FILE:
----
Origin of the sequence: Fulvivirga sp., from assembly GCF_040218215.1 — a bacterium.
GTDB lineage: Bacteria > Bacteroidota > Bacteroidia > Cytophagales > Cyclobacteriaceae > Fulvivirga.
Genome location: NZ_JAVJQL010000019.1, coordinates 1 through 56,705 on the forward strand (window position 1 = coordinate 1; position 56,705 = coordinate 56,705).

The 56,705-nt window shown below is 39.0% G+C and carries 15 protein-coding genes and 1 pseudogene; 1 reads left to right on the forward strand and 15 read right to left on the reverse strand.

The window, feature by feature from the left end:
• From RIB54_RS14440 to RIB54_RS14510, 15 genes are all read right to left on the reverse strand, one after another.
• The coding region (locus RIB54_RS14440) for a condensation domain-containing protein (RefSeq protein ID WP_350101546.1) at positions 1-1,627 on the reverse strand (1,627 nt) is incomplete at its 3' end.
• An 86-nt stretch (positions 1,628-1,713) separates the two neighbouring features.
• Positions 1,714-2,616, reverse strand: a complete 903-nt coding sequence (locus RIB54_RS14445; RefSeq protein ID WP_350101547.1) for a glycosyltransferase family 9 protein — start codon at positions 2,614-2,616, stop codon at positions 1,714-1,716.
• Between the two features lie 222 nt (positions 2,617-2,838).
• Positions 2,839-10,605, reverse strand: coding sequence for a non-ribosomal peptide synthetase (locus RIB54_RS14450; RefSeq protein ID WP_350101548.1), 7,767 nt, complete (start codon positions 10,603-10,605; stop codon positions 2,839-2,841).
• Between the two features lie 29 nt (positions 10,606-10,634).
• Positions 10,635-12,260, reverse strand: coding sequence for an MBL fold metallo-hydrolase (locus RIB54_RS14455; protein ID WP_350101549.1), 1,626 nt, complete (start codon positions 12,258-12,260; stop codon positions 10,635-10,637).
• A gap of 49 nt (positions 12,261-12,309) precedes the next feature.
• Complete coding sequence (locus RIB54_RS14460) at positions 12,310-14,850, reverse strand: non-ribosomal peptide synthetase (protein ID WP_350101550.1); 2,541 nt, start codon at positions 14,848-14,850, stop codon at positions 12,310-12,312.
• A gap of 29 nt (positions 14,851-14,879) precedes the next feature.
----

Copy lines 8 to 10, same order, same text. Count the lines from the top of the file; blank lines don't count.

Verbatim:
• An 86-nt stretch (positions 1,628-1,713) separates the two neighbouring features.
• Positions 1,714-2,616, reverse strand: a complete 903-nt coding sequence (locus RIB54_RS14445; RefSeq protein ID WP_350101547.1) for a glycosyltransferase family 9 protein — start codon at positions 2,614-2,616, stop codon at positions 1,714-1,716.
• Between the two features lie 222 nt (positions 2,617-2,838).